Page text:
(The Dispatch) The Uyghur Forced Labor Prevention Act was signed into law by President Joe Biden on December 23, 2021. Six months later, the bill that bans products from Xinjiang goes into effect.
The law gave Congress six months for them to come up with guidelines for companies to follow. Restrictions focused on goods or exports from Xinjiang, the region in China responsible for the mass incarceration of Uyghurs and other ethnic minorities, subjecting them to crimes against humanity and forced labor. If companies can prove their supply chain does not include forced labor in the region, they will be allowed in the United States.
The Dispatch is releasing a multi-part series this week, laying the background for the bill and its passage. Interviews for the article include ChinaAid Founder and President Bob Fu and ChinaAid partner Serikzhan Bilash. Read the first part here, with an excerpt below:
Gulzira Auelkhan sat in a room in Midland, Texas, with the people who helped her escape a genocide.
Across from her were American federal law enforcement agents. They had traveled to her new Texas hometown to ask about the roughly 15 months she spent in 2017 and 2018 in concentration camps in Xinjiang, a northwest region of China. They also wanted to know more about her experience being forced to work in a textile factory by Chinese authorities.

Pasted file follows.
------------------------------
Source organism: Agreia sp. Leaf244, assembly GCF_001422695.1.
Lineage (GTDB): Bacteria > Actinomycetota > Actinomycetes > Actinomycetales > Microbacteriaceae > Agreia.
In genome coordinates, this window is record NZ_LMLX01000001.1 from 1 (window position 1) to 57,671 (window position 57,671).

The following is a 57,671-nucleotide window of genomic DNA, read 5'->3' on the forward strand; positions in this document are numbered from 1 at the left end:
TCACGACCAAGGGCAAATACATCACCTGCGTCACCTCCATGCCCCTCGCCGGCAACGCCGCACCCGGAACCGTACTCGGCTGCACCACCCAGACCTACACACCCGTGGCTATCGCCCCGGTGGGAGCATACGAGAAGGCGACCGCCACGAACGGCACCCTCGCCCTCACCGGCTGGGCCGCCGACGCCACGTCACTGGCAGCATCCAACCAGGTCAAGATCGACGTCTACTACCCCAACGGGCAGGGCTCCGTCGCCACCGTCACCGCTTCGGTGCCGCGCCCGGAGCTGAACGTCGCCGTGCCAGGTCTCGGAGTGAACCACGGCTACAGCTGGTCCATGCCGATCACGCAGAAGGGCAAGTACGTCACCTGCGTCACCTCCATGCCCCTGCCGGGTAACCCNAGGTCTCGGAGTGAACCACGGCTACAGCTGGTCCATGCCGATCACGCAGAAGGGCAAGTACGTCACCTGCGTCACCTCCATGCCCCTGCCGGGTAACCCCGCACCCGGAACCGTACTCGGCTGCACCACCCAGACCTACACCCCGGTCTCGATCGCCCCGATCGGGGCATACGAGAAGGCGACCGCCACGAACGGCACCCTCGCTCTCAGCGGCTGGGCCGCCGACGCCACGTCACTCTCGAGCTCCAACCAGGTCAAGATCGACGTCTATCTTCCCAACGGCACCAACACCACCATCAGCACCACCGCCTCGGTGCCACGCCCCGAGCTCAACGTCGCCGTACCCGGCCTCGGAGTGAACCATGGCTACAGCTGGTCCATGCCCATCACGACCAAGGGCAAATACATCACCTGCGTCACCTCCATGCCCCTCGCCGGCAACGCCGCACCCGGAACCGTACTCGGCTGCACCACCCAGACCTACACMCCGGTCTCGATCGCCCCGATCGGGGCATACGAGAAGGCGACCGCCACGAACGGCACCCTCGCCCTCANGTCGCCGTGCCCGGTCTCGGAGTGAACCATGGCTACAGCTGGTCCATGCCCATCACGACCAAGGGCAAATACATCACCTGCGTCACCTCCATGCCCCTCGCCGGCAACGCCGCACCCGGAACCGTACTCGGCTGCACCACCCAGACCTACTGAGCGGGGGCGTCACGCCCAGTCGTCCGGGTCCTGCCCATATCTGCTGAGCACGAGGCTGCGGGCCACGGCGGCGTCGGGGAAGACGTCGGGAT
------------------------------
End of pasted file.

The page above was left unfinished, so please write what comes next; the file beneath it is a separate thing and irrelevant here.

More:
With Kazakh activist Serikzhan Bilash translating, Auelkhan, an ethnic Kazakh, told the Americans about the horrors she faced in the camps. She told them about the gloves she and hundreds of other women had to sew for long hours each day, under harsh working conditions. She told them about being driven to the factory early each morning, when it was still dark outside. They were expected to sew 20 pairs of gloves each day, she told them, with the threat of punishment looming if they could not meet quotas.
She spoke about how the women at the factory had only 40 minutes in the day to eat meals and were otherwise under close scrutniny, without the freedom to get water or leave their work. She told the Americans about how she wasn’t paid what she was promised for her labor. She recognized the name of the textile factory—a short bus ride from the camp—and gave other details to the agents from the FBI and the Department of Homeland Security.
“They were very deliberate, very intentional,” says Bob Fu, the Chinese American founder of China Aid who contributed to the rescue effort that culminated in Auelkhan and her family coming to the United States in early 2021.
Just a couple months after arriving in America, she was assisting investigators who wanted to eradicate forced-labor products flooding U.S. markets. Fu was present for the interview, which he says happened at China Aid’s office in April 2021. It lasted hours.
Auelkhan is far from alone in her experience of forced labor in Xinjiang. Her testimony, research from experts around the globe, and reporting from news outlets in recent years have laid bare the facts. China’s genocide in Xinjiang has another purpose, beyond cultural extermination: profit…